Hot Dogs Make Gains For Burger King

Restaurants Brands International , the parent company of Burger King and Tim Horton’s, had a nice start this year, thanks to the hot dog.

Why it took so long for a fast-food chain built around “flame-grilled” products to make a  a hot dog line, is anyone guess but they did. Burger King added its Grilled Dogs line on Feb. 23, about five weeks before its quarter closed. That introduction was an instant success and likely part of the reason RBI delivered such strong results in their 1st quarter.

Hot dogs may have been an unlikely choice, but the company proved the idea was spot on when it actually reported on April 28.  Burger King delivering a 4.6% increase. Overall system wide sales grew 7.9%

“Innovative product launches and continued expansion of our global footprint drove favorable comparable sales and system wide sales growth for the quarter,” said CEO Daniel Schwartz in the earnings release. “We believe our focused approach on delivering a great guest experience and growing franchisee profitability will support long-term, sustainable value for our guests, franchisees, employees and shareholders.”

While both RBI brands have been doing well, it’s likely to only get harder from here. Burger King operates in a space where there is constant pressure to produce the next big thing. Grilled Dogs meets that need for now, but it won’t be long before consumers want something fresh.

Thanks to Fox Business for the story

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A Piece Of Hot Dog History To Be Demolished

Contrary to popular belief  it was not  Nathan Handwerker (a Jewish immigrant from Poland who started Nathan’s Famous) that brought the hot dog to Coney Island, but rather Charles Feltman (1841-1910), a German butcher who is accredited with the idea of selling pork sausages on a warm bun, around 1867.

Feltman reportedly sold over 3,000 sausages on a roll during his first year in business, pushing around a wagon to hungry beachgoers. The hot dog sold for 10 cents apiece and enabled Feltman to build an empire with a hotel, restaurants, food stands, and amusements.

All hot dog money.

Nathan Handwerker slept on the floor of Feltman’s kitchen, which is all that remains of Feltman’s legacy, and it is slated to be demolished.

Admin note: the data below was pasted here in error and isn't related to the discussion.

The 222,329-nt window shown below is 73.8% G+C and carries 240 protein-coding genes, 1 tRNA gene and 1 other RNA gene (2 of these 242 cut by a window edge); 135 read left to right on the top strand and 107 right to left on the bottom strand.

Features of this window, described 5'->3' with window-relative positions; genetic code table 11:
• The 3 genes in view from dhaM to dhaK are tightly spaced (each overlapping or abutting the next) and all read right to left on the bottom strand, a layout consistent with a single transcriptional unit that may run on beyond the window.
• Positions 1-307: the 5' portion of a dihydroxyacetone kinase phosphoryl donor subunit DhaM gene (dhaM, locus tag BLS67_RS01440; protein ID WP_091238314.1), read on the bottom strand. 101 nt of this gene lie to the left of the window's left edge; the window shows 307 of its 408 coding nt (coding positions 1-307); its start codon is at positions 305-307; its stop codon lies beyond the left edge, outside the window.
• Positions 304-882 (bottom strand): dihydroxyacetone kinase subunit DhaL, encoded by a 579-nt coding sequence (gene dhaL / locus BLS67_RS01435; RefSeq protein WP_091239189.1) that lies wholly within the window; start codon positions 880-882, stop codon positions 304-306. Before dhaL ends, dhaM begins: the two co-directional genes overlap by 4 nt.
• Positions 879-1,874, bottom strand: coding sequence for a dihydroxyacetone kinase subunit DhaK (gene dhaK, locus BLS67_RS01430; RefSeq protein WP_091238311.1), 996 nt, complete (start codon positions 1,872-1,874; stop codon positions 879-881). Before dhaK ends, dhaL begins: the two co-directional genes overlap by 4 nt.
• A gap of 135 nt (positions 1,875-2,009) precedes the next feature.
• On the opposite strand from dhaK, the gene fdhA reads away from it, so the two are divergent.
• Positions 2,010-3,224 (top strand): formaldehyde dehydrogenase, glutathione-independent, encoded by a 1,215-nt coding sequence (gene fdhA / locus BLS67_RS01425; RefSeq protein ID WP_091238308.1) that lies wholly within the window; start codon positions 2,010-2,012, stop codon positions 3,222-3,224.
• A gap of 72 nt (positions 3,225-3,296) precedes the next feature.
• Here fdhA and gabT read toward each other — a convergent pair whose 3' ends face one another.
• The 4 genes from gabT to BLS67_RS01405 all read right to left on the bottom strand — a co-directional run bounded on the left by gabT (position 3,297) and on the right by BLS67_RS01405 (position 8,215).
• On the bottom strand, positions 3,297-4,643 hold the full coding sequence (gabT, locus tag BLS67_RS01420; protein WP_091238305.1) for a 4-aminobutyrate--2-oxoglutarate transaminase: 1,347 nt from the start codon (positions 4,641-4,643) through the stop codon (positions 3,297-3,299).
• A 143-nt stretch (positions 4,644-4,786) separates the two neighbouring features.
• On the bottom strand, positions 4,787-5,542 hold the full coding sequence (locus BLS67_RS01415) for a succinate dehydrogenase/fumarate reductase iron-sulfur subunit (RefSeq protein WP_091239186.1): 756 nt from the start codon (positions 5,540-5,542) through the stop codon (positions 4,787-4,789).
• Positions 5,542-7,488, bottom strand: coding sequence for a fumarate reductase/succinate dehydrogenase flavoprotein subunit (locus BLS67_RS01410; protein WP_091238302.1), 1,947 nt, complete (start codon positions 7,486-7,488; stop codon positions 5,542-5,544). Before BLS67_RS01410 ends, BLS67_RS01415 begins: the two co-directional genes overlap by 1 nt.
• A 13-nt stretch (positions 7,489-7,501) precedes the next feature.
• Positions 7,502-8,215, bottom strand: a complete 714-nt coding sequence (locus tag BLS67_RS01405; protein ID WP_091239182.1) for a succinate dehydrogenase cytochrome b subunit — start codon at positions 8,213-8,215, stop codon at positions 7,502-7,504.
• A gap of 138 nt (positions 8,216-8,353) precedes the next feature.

Handwerker’s job was slicing hot dog rolls and delivering the franks to the guys who worked at the grilling stations. He lived on free hot dogs to save his $11 per week salary. At the end of the year, he’d saved $300 and opened a competing stand and sold them for 5 cents a hot dog instead of 10 cents.

That was the beginning of Nathan’s Famous and the demise of Feltman’s, which went out of business in 1952.

The property became Astroland Park, and now all that’s left is the kitchen. It was used as a workshop for the rides, and though it’s in poor condition this was arguably the spot where a legendary hot dog empire was first dreamed up. Nonetheless, it’s among the structures to be torn down on land recently purchased by the city of New York.

This building should really be saved as a museum or listed as a historical monument. A true piece of New York and American history.

Thanks to Amusing the Zillion for the info on this story

Feltman's Kitchen

All That's Left Of The Feltman Empire

Emotional Hot Dog Vendor Pleads Case

Hot dogs were not on the menu Tuesday night, but they took up a good chunk of the Yuba City City Council’s meeting.

Paul and Natalie Kaiser, owners of Fat Daddy’s Frankfurters, and several residents and business owners addressed the council during public comment about the city’s laws about mobile food vendors.

Council members could not respond or take action because the topic was not on the agenda, but they will discuss the issue at the Aug. 4 meeting.

Yuba City informed the Kaisers earlier in June that their mobile hot dog cart violates the Central City Specific Plan and revoked their permit. They had received the permit to operate under the city’s Municipal Code, which allows for mobile units by permission from the police department.

While city staff investigates other cities’ laws and identifies possible options for Yuba City, Paul Kaiser said his life hangs in the balance.

“What am I going to do for four to six weeks? They’re not going to pay my mortgage,” he said. “It’s our livelihood. It’s how I care for my family.”

For the complete story got to the appeal democrat

To help out the Kaisers sign the petition

Ok If you have the need to throw a party and need help click on hot dog catering